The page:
In 1998, China and the United States concluded the Military Maritime Consultative Agreement (MMCA) and began to conduct consultations on military maritime security issues. To date, eight annual meetings, 13 working group meetings and two special meetings have been held, contributing to the safety of maritime activities, the avoidance of maritime accidents and the adoption of other confidence-building measures. An MMCA special session was held in August 2009 and an annual meeting was held in October 2010.
In October 2005, China and Vietnam signed the Agreement on Joint Patrols by the Navies of China and Vietnam in the Beibu Gulf. The two navies established the Office of Joint Patrols in the Beibu Gulf, organized ten joint patrols, and held five annual meetings. In February 2009, direct telephone links were officially established between the Chinese and ROK naval and air force troops stationed in adjacent areas. Since 2008, China and Japan have held several consultations over the establishment of a maritime liaison mechanism. The Chinese Navy has taken an active part in the activities of the Western Pacific Naval Symposium (WPNS), and in seminars on maritime security sponsored by the ASEAN Regional Forum (ARF) and the Council for Security Cooperation in the Asia Pacific (CSCAP).
In the past two years, the Chinese Navy has sent more than 20 naval ships in over ten convoys to visit more than 30 countries, and received port visits from more than 30 naval ships representing over 20 countries.
Regional Security Cooperation
A multi-tiered and composite framework of Asia-Pacific regional security cooperation is taking shape, and numerous security cooperation mechanisms have been further developed. China takes an active part in establishing security dialogue and building security mechanisms in the Asia-Pacific region, strengthens mutual political trust and security cooperation with Asia-Pacific countries, promotes military confidence-building, and endeavors to maintain regional peace and stability.
Since 2009, the Shanghai Cooperation Organization (SCO) has sustained its strong development momentum in security cooperation. Its member states have signed a succession of papers, such as the SCO Counter-Terrorism Convention, the Agreement among the Governments of the SCO Member States on Cooperation in the Field of Ensuring International Information Security, and the Agreement among the Governments of the SCO Member States on Cooperation in the Field of Combating Crime, which have laid a solid legal foundation for security cooperation. Further improvements have been made in cooperation mechanisms for security work at major international events, such as those held in 2010, including the 65th Anniversary of the Victory of World Anti-fascist War held in Moscow, the Shanghai Expo and the Guangzhou Asian Games. Joint counter-terrorism exercises continue to be formalized. Joint counter-terrorism exercises, such as the "Peace Mission" series between the militaries, and the "Norak-Anti-Terror 2009" and "Saratov-Anti-Terror 2010" initiatives between law-enforcement and security departments, have provided an effective deterrence to the three regional threats of terrorism, separatism and extremism. Regular meetings have been held between security committee secretaries, procurators-general, heads of supreme courts, defense ministers, ministers of interior affairs and public security, and other leaders of law enforcement and security agencies from the SCO member states, enhancing cooperation in justice, defense, law enforcement, security and other fields.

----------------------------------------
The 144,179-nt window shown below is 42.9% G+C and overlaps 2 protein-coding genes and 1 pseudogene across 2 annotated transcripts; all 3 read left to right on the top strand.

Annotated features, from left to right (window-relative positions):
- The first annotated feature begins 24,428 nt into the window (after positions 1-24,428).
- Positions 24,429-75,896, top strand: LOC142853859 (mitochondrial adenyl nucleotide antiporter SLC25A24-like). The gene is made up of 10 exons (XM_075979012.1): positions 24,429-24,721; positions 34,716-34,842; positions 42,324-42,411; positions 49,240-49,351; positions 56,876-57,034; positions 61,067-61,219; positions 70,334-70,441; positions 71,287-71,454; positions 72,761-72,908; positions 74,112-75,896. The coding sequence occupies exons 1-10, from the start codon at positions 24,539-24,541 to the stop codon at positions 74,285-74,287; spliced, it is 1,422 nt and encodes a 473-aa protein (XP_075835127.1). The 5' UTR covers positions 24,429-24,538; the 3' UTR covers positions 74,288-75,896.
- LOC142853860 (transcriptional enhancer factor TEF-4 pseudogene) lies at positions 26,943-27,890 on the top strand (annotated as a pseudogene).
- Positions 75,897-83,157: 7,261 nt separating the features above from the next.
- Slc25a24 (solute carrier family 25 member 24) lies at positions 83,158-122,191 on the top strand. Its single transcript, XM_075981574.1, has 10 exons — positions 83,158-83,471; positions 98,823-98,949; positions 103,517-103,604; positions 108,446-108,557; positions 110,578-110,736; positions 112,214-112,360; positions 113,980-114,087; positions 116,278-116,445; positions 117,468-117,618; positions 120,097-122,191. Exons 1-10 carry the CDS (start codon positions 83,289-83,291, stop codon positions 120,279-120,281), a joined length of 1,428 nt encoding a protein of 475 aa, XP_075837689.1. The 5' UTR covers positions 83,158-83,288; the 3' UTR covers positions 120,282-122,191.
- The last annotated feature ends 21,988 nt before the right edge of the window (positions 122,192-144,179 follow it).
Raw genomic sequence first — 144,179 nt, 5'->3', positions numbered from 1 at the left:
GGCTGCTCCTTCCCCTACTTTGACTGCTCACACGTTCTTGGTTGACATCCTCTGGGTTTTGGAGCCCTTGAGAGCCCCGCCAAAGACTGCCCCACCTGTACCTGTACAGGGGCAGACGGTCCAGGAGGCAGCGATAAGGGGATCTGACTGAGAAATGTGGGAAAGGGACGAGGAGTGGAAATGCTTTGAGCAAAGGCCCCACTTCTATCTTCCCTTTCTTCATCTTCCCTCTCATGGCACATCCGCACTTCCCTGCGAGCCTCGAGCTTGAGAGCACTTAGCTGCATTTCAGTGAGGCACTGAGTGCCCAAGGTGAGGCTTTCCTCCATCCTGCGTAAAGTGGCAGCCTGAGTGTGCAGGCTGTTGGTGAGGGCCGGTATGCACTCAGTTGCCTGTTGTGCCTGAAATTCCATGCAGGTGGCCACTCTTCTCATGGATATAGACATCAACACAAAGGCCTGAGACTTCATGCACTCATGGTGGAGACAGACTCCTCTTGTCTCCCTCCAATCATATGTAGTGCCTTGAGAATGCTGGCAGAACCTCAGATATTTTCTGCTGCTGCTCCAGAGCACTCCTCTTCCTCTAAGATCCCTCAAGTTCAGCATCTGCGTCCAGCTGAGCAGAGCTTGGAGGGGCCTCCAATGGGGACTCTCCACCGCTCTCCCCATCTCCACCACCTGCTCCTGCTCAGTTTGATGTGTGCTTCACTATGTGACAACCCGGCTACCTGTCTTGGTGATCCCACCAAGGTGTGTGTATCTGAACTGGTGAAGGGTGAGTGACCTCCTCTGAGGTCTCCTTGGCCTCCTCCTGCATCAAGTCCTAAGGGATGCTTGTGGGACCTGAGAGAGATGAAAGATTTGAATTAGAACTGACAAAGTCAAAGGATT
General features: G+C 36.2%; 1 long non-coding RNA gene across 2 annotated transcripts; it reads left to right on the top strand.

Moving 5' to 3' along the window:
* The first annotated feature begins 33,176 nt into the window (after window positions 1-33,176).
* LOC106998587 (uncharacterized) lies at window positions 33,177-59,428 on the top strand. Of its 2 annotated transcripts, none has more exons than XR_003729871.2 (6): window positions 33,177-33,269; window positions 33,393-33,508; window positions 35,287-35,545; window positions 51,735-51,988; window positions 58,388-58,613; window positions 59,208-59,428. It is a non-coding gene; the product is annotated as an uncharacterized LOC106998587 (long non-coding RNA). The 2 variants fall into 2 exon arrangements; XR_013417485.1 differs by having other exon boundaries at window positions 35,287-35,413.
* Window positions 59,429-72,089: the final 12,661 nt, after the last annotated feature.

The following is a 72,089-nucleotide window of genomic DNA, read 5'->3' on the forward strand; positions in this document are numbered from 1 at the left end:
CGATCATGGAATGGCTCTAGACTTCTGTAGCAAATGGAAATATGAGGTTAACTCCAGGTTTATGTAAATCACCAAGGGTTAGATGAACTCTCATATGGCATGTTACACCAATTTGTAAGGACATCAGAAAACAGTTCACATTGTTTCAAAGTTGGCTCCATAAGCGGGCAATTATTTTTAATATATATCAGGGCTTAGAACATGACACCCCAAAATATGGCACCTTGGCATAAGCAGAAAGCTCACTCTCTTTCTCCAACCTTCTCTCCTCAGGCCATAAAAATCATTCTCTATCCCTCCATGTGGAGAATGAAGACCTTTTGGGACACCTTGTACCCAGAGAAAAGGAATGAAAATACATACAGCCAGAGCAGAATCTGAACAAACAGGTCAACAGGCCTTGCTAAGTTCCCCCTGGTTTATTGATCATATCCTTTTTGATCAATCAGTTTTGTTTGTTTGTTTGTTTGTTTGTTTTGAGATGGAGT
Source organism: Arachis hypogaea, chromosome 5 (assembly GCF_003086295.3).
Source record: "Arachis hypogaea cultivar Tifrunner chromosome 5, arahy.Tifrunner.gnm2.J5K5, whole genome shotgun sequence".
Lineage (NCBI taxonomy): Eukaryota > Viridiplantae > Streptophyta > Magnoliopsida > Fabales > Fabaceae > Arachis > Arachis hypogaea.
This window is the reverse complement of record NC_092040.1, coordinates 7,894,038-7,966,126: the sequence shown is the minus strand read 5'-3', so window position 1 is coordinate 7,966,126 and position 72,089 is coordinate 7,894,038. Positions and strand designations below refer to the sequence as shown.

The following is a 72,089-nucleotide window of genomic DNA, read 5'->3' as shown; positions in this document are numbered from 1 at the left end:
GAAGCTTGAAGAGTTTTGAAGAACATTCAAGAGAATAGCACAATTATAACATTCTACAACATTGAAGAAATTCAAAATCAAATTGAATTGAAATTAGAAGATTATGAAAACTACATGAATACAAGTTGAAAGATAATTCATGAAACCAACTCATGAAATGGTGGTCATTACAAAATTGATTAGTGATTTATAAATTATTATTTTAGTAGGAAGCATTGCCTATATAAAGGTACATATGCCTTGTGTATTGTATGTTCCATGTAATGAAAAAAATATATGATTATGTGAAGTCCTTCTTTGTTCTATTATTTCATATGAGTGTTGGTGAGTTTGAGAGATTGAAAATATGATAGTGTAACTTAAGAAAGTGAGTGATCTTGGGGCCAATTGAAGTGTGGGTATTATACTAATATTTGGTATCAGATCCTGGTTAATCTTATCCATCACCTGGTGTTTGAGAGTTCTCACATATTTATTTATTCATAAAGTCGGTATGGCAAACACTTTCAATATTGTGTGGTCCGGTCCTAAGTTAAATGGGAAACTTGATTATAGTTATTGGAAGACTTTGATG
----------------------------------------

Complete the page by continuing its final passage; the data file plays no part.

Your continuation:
China actively participates in multilateral security meetings within the framework of the ARF, ASEAN Plus One (China), and ASEAN Plus Three (China, Japan and the ROK). Initiated by China, the ARF Conference on Security Policies was officially staged in 2004, and has developed into a dialogue mechanism for the highest ranking senior defense officials within the ARF framework. In May 2010, at the seventh ARF Conference on Security Policies, China proposed initiatives on strengthening research on non-traditional security cooperation and on promoting practical cooperation. In October 2010, China attended the first ASEAN Defense Ministers' Meeting Plus (ADMM+) and proposed to advance regional security dialogue and cooperation. In recent years, the PLA has hosted the China-ASEAN Defense and Security Dialogue (CADSD), the ASEAN Plus Three Forum on Non-traditional Security Cooperation between Armed Forces, and the ARF workshop on formulating legal rules for armed forces' participation in international disaster relief operations.